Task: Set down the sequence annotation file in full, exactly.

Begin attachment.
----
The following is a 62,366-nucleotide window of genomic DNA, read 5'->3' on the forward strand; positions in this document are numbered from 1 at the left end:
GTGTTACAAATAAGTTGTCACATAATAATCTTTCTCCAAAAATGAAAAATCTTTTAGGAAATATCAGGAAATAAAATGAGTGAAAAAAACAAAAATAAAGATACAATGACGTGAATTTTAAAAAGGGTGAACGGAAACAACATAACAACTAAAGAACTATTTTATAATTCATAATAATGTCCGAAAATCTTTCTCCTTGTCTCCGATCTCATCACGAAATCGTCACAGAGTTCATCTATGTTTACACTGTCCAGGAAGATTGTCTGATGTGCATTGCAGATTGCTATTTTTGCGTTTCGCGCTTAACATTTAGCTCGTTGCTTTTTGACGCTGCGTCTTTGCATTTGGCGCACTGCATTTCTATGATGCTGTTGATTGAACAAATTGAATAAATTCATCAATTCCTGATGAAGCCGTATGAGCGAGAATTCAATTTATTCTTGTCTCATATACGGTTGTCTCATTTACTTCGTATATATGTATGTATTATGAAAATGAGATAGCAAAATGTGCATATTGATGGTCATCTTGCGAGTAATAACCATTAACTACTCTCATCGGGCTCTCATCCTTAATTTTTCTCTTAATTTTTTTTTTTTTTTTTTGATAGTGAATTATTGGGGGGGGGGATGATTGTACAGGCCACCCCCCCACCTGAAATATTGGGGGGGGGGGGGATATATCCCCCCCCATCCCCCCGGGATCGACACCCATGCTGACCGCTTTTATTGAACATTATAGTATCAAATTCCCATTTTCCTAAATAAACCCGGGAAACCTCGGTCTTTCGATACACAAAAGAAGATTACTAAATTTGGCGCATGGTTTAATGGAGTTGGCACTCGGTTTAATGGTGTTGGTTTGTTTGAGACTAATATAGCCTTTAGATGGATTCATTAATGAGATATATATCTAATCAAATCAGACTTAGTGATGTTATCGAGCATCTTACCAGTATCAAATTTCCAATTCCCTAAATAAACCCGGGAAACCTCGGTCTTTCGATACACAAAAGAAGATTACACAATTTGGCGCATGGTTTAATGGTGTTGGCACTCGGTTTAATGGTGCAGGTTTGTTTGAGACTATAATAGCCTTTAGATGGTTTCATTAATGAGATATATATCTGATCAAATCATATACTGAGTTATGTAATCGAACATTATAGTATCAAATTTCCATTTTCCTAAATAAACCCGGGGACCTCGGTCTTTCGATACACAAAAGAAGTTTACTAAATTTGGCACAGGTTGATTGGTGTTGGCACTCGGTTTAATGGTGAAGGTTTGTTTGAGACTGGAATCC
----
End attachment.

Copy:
The following is a 62,366-nucleotide window of genomic DNA, read 5'->3' on the forward strand; positions in this document are numbered from 1 at the left end:
GTGTTACAAATAAGTTGTCACATAATAATCTTTCTCCAAAAATGAAAAATCTTTTAGGAAATATCAGGAAATAAAATGAGTGAAAAAAACAAAAATAAAGATACAATGACGTGAATTTTAAAAAGGGTGAACGGAAACAACATAACAACTAAAGAACTATTTTATAATTCATAATAATGTCCGAAAATCTTTCTCCTTGTCTCCGATCTCATCACGAAATCGTCACAGAGTTCATCTATGTTTACACTGTCCAGGAAGATTGTCTGATGTGCATTGCAGATTGCTATTTTTGCGTTTCGCGCTTAACATTTAGCTCGTTGCTTTTTGACGCTGCGTCTTTGCATTTGGCGCACTGCATTTCTATGATGCTGTTGATTGAACAAATTGAATAAATTCATCAATTCCTGATGAAGCCGTATGAGCGAGAATTCAATTTATTCTTGTCTCATATACGGTTGTCTCATTTACTTCGTATATATGTATGTATTATGAAAATGAGATAGCAAAATGTGCATATTGATGGTCATCTTGCGAGTAATAACCATTAACTACTCTCATCGGGCTCTCATCCTTAATTTTTCTCTTAATTTTTTTTTTTTTTTTTTGATAGTGAATTATTGGGGGGGGGGATGATTGTACAGGCCACCCCCCCACCTGAAATATTGGGGGGGGGGGGGATATATCCCCCCCCATCCCCCCGGGATCGACACCCATGCTGACCGCTTTTATTGAACATTATAGTATCAAATTCCCATTTTCCTAAATAAACCCGGGAAACCTCGGTCTTTCGATACACAAAAGAAGATTACTAAATTTGGCGCATGGTTTAATGGAGTTGGCACTCGGTTTAATGGTGTTGGTTTGTTTGAGACTAATATAGCCTTTAGATGGATTCATTAATGAGATATATATCTAATCAAATCAGACTTAGTGATGTTATCGAGCATCTTACCAGTATCAAATTTCCAATTCCCTAAATAAACCCGGGAAACCTCGGTCTTTCGATACACAAAAGAAGATTACACAATTTGGCGCATGGTTTAATGGTGTTGGCACTCGGTTTAATGGTGCAGGTTTGTTTGAGACTATAATAGCCTTTAGATGGTTTCATTAATGAGATATATATCTGATCAAATCATATACTGAGTTATGTAATCGAACATTATAGTATCAAATTTCCATTTTCCTAAATAAACCCGGGGACCTCGGTCTTTCGATACACAAAAGAAGTTTACTAAATTTGGCACAGGTTGATTGGTGTTGGCACTCGGTTTAATGGTGAAGGTTTGTTTGAGACTGGAATCC